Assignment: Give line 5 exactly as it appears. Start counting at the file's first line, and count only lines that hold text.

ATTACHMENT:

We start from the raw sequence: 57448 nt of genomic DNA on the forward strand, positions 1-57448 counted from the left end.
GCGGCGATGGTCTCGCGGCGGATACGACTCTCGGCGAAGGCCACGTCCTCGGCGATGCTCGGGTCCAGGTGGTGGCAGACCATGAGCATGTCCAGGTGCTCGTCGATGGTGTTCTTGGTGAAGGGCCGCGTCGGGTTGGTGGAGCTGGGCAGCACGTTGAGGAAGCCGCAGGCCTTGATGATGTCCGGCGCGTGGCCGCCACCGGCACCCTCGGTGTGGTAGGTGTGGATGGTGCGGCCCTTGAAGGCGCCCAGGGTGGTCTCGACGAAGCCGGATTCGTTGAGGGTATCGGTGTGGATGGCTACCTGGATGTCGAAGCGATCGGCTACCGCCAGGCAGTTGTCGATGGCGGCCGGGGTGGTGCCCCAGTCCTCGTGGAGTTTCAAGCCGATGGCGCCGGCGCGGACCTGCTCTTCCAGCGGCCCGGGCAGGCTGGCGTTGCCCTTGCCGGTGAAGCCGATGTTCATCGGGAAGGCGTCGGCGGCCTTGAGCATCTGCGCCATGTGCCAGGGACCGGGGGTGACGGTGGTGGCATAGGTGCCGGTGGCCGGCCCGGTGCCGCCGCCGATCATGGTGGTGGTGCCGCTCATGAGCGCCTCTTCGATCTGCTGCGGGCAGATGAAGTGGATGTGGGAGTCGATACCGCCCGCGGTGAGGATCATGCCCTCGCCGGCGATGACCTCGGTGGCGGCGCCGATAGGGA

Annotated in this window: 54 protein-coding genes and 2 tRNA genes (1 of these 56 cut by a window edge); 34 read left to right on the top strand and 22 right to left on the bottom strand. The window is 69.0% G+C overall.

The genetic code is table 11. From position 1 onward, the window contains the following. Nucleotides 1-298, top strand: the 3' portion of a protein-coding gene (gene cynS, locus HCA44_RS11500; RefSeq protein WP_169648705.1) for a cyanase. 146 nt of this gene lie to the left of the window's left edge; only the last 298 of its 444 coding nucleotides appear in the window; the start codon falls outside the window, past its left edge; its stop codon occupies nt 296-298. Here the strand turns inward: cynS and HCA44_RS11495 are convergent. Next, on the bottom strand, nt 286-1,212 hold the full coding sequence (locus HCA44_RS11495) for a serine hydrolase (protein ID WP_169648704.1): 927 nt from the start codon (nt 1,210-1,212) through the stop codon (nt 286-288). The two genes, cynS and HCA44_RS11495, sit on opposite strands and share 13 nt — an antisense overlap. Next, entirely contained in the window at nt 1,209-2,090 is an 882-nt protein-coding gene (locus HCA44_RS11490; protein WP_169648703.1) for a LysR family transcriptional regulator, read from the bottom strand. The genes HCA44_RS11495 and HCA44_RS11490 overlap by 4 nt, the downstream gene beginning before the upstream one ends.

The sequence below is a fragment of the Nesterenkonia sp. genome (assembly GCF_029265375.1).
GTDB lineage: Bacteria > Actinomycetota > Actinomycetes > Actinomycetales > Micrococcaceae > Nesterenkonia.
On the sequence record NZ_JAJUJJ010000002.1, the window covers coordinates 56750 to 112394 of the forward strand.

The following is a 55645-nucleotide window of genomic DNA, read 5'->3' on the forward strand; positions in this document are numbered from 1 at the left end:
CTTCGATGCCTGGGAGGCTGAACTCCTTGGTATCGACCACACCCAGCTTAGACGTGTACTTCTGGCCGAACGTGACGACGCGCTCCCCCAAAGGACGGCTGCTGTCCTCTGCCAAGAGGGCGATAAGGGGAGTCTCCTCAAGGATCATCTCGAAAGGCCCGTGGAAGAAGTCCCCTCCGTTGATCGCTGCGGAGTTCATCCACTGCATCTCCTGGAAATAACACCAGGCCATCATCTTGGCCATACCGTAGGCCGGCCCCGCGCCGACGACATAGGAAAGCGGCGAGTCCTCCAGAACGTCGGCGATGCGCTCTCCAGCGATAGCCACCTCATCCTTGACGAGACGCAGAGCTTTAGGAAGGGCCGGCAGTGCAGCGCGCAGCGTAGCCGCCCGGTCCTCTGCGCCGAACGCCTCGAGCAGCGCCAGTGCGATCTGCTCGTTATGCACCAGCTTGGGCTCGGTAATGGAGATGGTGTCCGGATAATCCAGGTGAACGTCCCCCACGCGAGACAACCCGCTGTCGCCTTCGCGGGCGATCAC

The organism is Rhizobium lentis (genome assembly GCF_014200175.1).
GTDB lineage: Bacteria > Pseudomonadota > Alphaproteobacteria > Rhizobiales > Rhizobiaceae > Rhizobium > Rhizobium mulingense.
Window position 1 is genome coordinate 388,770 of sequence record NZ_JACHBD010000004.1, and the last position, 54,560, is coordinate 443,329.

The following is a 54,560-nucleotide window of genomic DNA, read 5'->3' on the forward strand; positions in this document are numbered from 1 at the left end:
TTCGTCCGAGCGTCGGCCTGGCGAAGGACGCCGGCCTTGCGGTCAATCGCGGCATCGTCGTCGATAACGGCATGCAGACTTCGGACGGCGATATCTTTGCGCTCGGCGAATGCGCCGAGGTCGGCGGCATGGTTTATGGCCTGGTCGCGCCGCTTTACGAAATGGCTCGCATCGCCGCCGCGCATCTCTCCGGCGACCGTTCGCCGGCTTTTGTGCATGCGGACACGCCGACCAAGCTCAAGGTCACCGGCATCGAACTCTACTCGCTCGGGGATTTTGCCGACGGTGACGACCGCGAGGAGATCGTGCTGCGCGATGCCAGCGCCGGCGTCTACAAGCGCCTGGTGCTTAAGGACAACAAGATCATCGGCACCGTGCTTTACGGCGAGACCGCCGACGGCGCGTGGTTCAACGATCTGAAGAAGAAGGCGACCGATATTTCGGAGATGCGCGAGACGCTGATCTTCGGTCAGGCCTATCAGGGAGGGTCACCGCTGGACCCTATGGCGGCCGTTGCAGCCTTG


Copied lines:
The sequence below is a fragment of the Nesterenkonia sp. genome (assembly GCF_029265375.1).